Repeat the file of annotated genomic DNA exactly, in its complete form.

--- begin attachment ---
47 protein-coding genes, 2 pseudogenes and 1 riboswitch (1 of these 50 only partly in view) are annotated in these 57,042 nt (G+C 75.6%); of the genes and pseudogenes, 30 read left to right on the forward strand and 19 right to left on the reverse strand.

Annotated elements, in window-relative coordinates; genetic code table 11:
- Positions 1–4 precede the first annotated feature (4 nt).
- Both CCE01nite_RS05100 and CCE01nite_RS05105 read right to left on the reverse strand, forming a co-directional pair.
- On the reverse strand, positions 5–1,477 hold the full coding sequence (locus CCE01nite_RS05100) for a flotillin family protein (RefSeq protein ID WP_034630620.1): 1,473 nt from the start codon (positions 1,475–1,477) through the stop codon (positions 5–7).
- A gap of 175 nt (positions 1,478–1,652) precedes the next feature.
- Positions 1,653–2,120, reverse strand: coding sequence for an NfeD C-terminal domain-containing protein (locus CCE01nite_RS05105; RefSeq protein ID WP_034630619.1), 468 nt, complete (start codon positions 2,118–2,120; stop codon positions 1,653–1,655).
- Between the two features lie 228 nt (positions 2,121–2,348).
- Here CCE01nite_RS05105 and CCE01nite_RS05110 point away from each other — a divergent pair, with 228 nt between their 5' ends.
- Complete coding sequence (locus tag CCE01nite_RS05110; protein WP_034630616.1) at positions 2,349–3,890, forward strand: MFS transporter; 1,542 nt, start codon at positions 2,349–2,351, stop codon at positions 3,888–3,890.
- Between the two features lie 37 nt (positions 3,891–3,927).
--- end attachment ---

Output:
47 protein-coding genes, 2 pseudogenes and 1 riboswitch (1 of these 50 only partly in view) are annotated in these 57,042 nt (G+C 75.6%); of the genes and pseudogenes, 30 read left to right on the forward strand and 19 right to left on the reverse strand.

Annotated elements, in window-relative coordinates; genetic code table 11:
- Positions 1–4 precede the first annotated feature (4 nt).
- Both CCE01nite_RS05100 and CCE01nite_RS05105 read right to left on the reverse strand, forming a co-directional pair.
- On the reverse strand, positions 5–1,477 hold the full coding sequence (locus CCE01nite_RS05100) for a flotillin family protein (RefSeq protein ID WP_034630620.1): 1,473 nt from the start codon (positions 1,475–1,477) through the stop codon (positions 5–7).
- A gap of 175 nt (positions 1,478–1,652) precedes the next feature.
- Positions 1,653–2,120, reverse strand: coding sequence for an NfeD C-terminal domain-containing protein (locus CCE01nite_RS05105; RefSeq protein ID WP_034630619.1), 468 nt, complete (start codon positions 2,118–2,120; stop codon positions 1,653–1,655).
- Between the two features lie 228 nt (positions 2,121–2,348).
- Here CCE01nite_RS05105 and CCE01nite_RS05110 point away from each other — a divergent pair, with 228 nt between their 5' ends.
- Complete coding sequence (locus tag CCE01nite_RS05110; protein WP_034630616.1) at positions 2,349–3,890, forward strand: MFS transporter; 1,542 nt, start codon at positions 2,349–2,351, stop codon at positions 3,888–3,890.
- Between the two features lie 37 nt (positions 3,891–3,927).